Queensland’s new labour hire licensing laws explained and analysedDec 2017
It’s official! Labour hire workers are at greater risk of being injured at work than ordinary employees.1 Workers’ compensation premiums for labour hire employees are also higher than premiums for employees generally.2 Anecdotally at least, so are public liability premiums and deductibles for businesses who regularly use labour hire staff.
None of these issues will come as a surprise to casualty underwriters or corporate users of labour hire providers.
Scope and reach
What is labour hire?
A person provides labour hire services if, in the course of carrying on a business, they supply a worker to another person to do work.3 The worker may be supplied directly to another person or through one or more agents or intermediaries.4
Who is a worker?
A worker is a person who enters into an arrangement with a labour hire provider, under which the provider:
- may supply the person to another person to do work; and
- the labour hire provider is obliged to pay the worker for the work.5
Who is caught?
In the current employment climate, where workforce flexibility underpins most business models, these wide definitions are likely to regulate the following arrangements:
- traditional arms-length labour hire providers;
- ‘internal’ or ‘captive labour hire’, where a business structures its affairs so that workers are employed by one entity in the company group, but perform work for another entity; and
- secondments and loans of workers from one employer to another.
The legislation is not intended to apply to traditional principal and subcontractor arrangements,6 genuine volunteer work, work experience placements arranged through an educational institution or recruitment services resulting in permanent placement. In the future, it is likely that regulations will be enacted to clarify the application of the Act and explicitly exclude certain types of arrangements.
Obtaining a license
Licenses will be granted for a term of one year9 and may be subject to conditions such as the requirement to hold insurance, lodgement of a security and be open to inspection of premises at regular intervals.10
License holders will have ongoing bi-annual reporting requirements from the date their license is granted. These reporting requirements will provide a wealth of information about labour hire service providers, including:11
- the number of workers deployed;
- the arrangements between the workers and the license holder;
- the location and type of work that has been performed;
- details of any disciplinary or enforcement action taken against the license holder; and
- the number of notifiable incidents and workers’ compensation applications involving the license holder.
Labour hire register
Objectives – will they be achieved?
The enactment of this legislation follows completion of a parliamentary inquiry into labour hire practices in Queensland. As mentioned, one of the key findings of the inquiry was that labour hire workers are at much greater risk of injury occurring in the course of their work. The factors which contributed to these outcomes included:
- labour hire workers receiving limited training and supervision and potentially being deployed to perform work to which they were not ideally suited;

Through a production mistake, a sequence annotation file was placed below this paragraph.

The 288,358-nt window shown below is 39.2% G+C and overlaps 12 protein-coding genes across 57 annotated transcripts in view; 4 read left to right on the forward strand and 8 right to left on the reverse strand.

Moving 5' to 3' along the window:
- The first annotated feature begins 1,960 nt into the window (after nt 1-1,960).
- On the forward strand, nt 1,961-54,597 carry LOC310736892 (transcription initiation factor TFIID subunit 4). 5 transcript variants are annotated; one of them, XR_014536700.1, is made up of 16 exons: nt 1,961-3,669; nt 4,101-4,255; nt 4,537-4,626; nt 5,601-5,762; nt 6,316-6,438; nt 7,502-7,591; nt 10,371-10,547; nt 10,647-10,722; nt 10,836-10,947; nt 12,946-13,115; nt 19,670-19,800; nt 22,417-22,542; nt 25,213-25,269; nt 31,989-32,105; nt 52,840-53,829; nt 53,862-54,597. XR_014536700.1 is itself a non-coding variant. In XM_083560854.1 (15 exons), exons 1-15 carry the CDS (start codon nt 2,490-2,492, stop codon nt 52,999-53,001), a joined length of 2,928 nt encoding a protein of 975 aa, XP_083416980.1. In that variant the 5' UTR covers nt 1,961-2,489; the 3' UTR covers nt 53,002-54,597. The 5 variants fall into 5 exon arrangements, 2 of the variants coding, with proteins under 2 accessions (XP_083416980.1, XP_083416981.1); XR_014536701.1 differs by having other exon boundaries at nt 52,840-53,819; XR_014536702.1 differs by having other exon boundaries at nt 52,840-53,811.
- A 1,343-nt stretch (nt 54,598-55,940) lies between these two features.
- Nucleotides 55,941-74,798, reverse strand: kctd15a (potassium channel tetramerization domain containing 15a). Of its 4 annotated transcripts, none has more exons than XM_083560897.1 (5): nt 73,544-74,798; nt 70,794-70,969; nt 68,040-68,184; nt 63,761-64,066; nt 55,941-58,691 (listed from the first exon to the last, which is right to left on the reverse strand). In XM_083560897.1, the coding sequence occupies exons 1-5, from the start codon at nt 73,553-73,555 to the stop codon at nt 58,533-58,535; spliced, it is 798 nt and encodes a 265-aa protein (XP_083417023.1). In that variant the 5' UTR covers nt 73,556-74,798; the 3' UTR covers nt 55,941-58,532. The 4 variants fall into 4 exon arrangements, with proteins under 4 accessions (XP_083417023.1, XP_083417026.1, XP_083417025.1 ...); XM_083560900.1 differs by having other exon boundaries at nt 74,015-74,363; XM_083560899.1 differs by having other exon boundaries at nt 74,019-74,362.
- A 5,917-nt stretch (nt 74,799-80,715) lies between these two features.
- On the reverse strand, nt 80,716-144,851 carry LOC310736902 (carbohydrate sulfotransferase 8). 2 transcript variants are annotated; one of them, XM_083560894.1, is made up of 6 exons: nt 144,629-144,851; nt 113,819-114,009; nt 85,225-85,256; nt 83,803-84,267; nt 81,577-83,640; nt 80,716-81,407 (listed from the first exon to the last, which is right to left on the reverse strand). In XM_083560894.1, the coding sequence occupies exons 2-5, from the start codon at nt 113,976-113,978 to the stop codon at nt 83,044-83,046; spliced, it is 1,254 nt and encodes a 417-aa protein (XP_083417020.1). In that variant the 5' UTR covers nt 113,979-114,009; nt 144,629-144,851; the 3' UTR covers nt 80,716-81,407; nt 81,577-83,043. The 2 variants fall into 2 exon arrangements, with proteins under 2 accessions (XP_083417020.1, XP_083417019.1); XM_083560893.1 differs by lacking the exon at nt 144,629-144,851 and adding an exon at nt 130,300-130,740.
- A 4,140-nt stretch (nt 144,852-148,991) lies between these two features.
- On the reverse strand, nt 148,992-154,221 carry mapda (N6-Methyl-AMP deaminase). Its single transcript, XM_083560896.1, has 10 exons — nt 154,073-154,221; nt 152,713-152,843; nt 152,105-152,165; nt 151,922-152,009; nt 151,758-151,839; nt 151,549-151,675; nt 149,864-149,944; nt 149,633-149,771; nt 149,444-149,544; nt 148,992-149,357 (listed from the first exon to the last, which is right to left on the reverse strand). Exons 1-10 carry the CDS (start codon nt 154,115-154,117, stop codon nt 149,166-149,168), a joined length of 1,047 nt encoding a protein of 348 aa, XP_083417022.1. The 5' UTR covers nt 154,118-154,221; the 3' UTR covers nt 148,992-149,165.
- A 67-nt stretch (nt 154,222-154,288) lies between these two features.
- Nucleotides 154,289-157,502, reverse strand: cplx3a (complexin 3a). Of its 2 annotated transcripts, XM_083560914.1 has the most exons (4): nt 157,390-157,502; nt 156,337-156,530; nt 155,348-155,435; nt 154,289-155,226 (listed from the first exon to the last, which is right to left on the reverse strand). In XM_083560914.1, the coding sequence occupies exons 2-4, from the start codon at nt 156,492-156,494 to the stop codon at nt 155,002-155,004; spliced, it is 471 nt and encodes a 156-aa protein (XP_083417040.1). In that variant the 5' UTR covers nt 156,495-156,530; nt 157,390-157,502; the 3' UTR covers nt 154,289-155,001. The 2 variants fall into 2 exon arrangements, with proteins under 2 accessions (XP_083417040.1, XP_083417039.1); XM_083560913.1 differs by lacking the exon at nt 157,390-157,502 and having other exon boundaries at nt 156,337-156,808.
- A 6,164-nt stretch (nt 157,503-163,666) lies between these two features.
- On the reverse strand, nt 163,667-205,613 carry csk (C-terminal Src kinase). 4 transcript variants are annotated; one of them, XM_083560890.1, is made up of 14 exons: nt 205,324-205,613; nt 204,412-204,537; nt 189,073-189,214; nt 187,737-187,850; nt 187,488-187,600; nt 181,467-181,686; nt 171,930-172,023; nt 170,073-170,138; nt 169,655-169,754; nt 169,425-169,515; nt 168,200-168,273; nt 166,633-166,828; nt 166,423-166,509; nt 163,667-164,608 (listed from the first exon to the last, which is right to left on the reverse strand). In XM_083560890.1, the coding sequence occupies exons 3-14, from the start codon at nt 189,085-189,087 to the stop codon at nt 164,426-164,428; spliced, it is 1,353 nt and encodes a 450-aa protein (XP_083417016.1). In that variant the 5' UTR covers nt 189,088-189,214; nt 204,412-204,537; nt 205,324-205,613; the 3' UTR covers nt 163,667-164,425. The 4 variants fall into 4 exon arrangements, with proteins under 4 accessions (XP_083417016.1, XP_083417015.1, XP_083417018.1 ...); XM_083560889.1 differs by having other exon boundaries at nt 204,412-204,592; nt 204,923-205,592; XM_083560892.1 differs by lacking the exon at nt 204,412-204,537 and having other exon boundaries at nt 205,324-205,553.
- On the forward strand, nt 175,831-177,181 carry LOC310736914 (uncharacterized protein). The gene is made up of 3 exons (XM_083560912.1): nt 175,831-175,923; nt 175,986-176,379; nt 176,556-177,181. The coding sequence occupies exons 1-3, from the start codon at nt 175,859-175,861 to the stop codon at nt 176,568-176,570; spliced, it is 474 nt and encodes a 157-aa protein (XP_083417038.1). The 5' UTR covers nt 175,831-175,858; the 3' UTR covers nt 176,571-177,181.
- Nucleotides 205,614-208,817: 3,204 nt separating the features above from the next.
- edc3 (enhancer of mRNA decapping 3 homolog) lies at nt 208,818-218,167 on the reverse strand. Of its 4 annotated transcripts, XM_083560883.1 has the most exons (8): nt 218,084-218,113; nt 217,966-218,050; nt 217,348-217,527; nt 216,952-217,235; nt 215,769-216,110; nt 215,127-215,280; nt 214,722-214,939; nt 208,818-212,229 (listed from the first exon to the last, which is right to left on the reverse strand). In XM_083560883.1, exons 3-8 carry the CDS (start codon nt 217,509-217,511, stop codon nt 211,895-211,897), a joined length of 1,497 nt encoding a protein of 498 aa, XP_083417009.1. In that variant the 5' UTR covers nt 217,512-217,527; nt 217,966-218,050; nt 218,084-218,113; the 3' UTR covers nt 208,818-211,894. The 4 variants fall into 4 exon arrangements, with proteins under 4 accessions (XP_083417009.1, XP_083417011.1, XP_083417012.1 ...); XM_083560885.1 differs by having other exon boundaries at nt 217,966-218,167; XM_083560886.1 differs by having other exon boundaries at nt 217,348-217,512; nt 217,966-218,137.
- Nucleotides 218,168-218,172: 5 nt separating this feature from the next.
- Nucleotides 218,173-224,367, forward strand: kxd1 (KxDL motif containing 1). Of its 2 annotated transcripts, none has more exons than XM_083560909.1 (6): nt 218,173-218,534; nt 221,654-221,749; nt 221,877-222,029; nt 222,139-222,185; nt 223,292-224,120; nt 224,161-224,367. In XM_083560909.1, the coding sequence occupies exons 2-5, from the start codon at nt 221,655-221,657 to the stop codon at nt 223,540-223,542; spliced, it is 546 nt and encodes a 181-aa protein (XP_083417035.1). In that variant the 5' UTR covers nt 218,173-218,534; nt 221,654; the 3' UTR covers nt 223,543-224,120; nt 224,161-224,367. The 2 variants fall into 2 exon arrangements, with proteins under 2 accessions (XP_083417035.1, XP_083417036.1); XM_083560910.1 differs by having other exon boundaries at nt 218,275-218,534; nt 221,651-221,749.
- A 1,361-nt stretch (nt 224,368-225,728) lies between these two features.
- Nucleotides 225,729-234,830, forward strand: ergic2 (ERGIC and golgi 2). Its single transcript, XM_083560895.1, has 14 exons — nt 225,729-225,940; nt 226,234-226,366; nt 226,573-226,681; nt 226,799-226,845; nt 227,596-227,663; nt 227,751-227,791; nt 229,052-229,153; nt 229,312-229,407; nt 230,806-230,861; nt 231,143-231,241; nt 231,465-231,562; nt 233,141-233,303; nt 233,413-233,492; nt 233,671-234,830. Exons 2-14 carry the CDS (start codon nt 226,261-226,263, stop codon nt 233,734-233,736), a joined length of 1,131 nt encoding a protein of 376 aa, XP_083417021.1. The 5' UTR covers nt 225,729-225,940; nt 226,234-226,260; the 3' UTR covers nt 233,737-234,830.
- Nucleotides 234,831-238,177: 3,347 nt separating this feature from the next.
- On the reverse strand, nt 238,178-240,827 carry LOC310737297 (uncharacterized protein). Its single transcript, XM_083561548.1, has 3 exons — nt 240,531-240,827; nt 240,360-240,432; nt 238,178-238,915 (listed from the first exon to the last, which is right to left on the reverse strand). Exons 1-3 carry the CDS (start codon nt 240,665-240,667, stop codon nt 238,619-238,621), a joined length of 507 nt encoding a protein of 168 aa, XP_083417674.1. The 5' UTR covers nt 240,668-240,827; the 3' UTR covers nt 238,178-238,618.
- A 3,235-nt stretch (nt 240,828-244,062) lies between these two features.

- an unwillingness of labour hire workers to raise workplace health and safety issues due to perceived job insecurity;
- the limited capacity of labour hire providers to exercise supervision and monitoring of their employees’ work activities; and
- lack of clarity around the division of responsibility for safe work systems, assessing work suitability and devising and implementing safe work systems between labour hire providers and the host employers who use them.
Specifically, there can be a tendency amongst commercial labour hire providers to play a subsidiary role in relation to worker safety. Often, seemingly little or no attention will be paid by the labour hire provider to worker selection, host employer work systems, site specific assessments and ongoing monitoring of performance.
Host employers must also still comply with the existing work health and safety laws, which do cover the field in relation to worker safety. It may be thought that this will, in combination with the Act, improve worker safety in an overall sense.
Implications for users of labour hire providers
As mentioned, the need for labour hire users to ensure that they are sourcing workers from licensed providers does bring with it the added burden of checking the credentials of their provider. However, mainstream commercial suppliers are likely to make this easy for their clients to achieve.
Opportunities for casualty underwriters
If an underwriter knows that a host employer uses labour hire services and who its provider is, they will be able to check the safety track record of the provider. Whether the register will eventually identify the host involved in any particular incidents remains to be seen.
As mentioned, those groups who elect to persist with the ‘internal’ or ‘captive’ labour hire structure should also now be searchable.
While South Australia will also have a freely accessible register of licensees, the licensee’s notifiable incidents and workers’ compensation claims will not be published. In the future, regulations may be introduced requiring the publication of this information.
The Victorian Government is currently in the consultation phase of introducing labour hire licensing legislation following its own inquiry into the labour hire industry.15 As in Queensland and South Australia, the Victorian legislation is likely to require that license applicants demonstrate they are good corporate citizens, set up a public service unit for monitoring compliance with the licensing scheme, and maintain a register of licensees.